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* There can be no question that in measurements the “personal equation” has its
effect. No doubt the discrepancies would have been less if all the measurements
had been made by one man. The very greatest care is needed to avoid mistakes.
I was much mortified at the conclusion of this work to find inaccuracies in the
measurements of two bones, the results of which it was practically impossible to rec-
tify. Happily the errors are of little consequence.

The scapulæ from Kentucky have a decidedly higher index than the Caucasians, and this is evidently not due to individual peculiarities, for though three specimens with remarkably high indices have their effect on the average, yet the scapular index is only once, and the infra-spinous never, as low as the Caucasian mean.

Broca gives some of his extreme figures, which are very interesting. The bone with the lowest indices belonged to a Turk from Smyrna; the next lowest scapular index was furnished by a Frenchwoman, and the next lowest infra-spinous by an Arab. The highest indices belonged to an African negro, by name Tom Blaise, and the next to a black from Hindoostan.

Flower and Garson, unfortunately, make no mention of their extreme cases. For more convenient comparison I put my extremes below Broca's in the following tables :

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Index. Broca. Tom Blaise.......

76.64 Broca. Black from Hindoostan.......

76.61 Dwight. Kentucky Mound-builder (Fig. 5)..............

82.2 Dwight. Kentucky Mound-builder........ ...........

77.1 Dwight. Highest scapular index among Caucasians............. 76:3 Dwight. Highest insra-spinous index among Caucasians........ 71.8


Index. I11.95 104.39 107.3 106.9 98.2


Broca thought it likely (assez probable) that his limits would be but rarely passed. Table II. shows, however, that I have measured no less than twenty-two bones with a scapular index below sixty, and that five of them were below fifty-seven. The two given in Table III. are, however, the only ones in which the infra-spinous index falls below seventy-five. Turning to the maxima, I have no equal to Tom Blaise in both indices, which is due to the great obliquity of the spine of his scapula, an apelike feature which the mound-builders cannot rival. One of them has a scapular index which is decidedly higher, and they both exceed the black from Hindoostan in both respects.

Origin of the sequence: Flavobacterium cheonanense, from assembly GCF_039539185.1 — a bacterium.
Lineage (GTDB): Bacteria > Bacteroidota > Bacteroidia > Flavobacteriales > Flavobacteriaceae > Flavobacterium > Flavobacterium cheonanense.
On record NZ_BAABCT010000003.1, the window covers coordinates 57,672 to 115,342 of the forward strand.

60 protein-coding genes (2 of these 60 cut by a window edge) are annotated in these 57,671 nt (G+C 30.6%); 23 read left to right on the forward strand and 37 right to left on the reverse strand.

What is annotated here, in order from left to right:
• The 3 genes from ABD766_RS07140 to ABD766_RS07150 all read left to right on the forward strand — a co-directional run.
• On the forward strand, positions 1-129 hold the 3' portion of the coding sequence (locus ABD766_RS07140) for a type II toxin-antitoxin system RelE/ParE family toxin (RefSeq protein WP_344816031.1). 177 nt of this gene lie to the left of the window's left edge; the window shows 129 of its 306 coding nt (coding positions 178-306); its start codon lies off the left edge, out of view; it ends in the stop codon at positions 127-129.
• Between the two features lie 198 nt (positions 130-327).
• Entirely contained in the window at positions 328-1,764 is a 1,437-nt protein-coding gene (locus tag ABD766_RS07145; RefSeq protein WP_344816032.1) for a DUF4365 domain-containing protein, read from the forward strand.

Sir William Turner states in his “ Challenger” report that, excluding the scapulæ of one Hottentot, the mean scapular index of several races ranged from 60.3 in the Tasmanians to 70.2 in the Andaman Islanders. This includes the results of some other observers. It would appear, however, that for some reason he has omitted also his four Ohauan (Pacific Islands) scapulæ, which have the extraordinary means of 78.8 for the scapular index and 117 for the infra-spinous. He found the variations in the scapular index of African blacks, male and female, to range from 57 to 81, and the infra-spinous index from 30 to 117.

Apart from the range of individual variation in the indices, this method, is open to at least two criticisms: first, that there are various forms of scapulæ, which may not be without their ethnological significance, to which these indices give no clue; and, secondly, that the length of the scapula—which is of primary importance in determining the more important index, the scapulardepends in part on the development of the superior angle of the bone. In support of the first criticism I would call .attention to two scapulæ (Figs. 6 and 7) whose indices are almost identical, yet which in shape differ enough to be bones of different species. I shall return to these points in the course of the discussion of the variation of different parts of the bone.

Length.In the one hundred and thirteen Caucasians, all adults, the mean length is 16.22 cm., the extremes being 13.2 and 20.I. There are six under 14 cm. and ten of 18 or more. The mean of the six Californian Indians is 13.62, and of the eighteen from the Kentucky mounds 14.07. The range of variation in these two series is very small. The shortest bone is 12.4, and the longest 15.8, both from Kentucky. These old bones, both in size and shape, constitute a well

marked series. Professor Mivart, in his well-known paper on the “Appendicular Skeleton of the Primates,"': takes several parts of the scapula for comparison. We shall consider the variation that some of these present in man alone.

The inferior angle (Fig. 1), which Professor Mivart puts at * Philosophical Transactions, London, vol. clvii., part 2, 1867.

2 In Figures 1, 2, and 3 the partial outlines are drawn as though taken from the bone of the right side in every case.

This is for convenience.